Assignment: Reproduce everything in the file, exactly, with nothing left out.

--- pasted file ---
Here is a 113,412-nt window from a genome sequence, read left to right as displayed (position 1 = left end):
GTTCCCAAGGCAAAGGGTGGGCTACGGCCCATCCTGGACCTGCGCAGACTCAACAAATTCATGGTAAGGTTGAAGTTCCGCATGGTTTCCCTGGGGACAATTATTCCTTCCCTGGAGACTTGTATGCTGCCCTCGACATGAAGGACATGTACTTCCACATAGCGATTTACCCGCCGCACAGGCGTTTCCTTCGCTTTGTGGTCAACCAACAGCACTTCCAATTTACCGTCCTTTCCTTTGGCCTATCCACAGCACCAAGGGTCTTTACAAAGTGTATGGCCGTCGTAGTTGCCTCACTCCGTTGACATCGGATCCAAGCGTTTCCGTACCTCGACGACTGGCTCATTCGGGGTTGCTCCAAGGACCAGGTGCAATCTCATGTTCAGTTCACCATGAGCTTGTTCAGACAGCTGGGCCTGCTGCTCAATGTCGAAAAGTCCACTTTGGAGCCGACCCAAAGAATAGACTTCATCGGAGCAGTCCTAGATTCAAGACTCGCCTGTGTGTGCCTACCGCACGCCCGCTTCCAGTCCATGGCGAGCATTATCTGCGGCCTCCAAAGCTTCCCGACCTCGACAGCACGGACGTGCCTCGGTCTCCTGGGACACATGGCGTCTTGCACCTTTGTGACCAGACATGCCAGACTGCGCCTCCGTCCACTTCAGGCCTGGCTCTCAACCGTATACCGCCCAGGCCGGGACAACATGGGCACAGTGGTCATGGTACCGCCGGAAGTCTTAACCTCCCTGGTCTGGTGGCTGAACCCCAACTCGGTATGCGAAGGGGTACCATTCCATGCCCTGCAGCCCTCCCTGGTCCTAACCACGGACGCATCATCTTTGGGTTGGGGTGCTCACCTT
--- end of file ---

Here is a 113,412-nt window from a genome sequence, read left to right as displayed (position 1 = left end):
GTTCCCAAGGCAAAGGGTGGGCTACGGCCCATCCTGGACCTGCGCAGACTCAACAAATTCATGGTAAGGTTGAAGTTCCGCATGGTTTCCCTGGGGACAATTATTCCTTCCCTGGAGACTTGTATGCTGCCCTCGACATGAAGGACATGTACTTCCACATAGCGATTTACCCGCCGCACAGGCGTTTCCTTCGCTTTGTGGTCAACCAACAGCACTTCCAATTTACCGTCCTTTCCTTTGGCCTATCCACAGCACCAAGGGTCTTTACAAAGTGTATGGCCGTCGTAGTTGCCTCACTCCGTTGACATCGGATCCAAGCGTTTCCGTACCTCGACGACTGGCTCATTCGGGGTTGCTCCAAGGACCAGGTGCAATCTCATGTTCAGTTCACCATGAGCTTGTTCAGACAGCTGGGCCTGCTGCTCAATGTCGAAAAGTCCACTTTGGAGCCGACCCAAAGAATAGACTTCATCGGAGCAGTCCTAGATTCAAGACTCGCCTGTGTGTGCCTACCGCACGCCCGCTTCCAGTCCATGGCGAGCATTATCTGCGGCCTCCAAAGCTTCCCGACCTCGACAGCACGGACGTGCCTCGGTCTCCTGGGACACATGGCGTCTTGCACCTTTGTGACCAGACATGCCAGACTGCGCCTCCGTCCACTTCAGGCCTGGCTCTCAACCGTATACCGCCCAGGCCGGGACAACATGGGCACAGTGGTCATGGTACCGCCGGAAGTCTTAACCTCCCTGGTCTGGTGGCTGAACCCCAACTCGGTATGCGAAGGGGTACCATTCCATGCCCTGCAGCCCTCCCTGGTCCTAACCACGGACGCATCATCTTTGGGTTGGGGTGCTCACCTT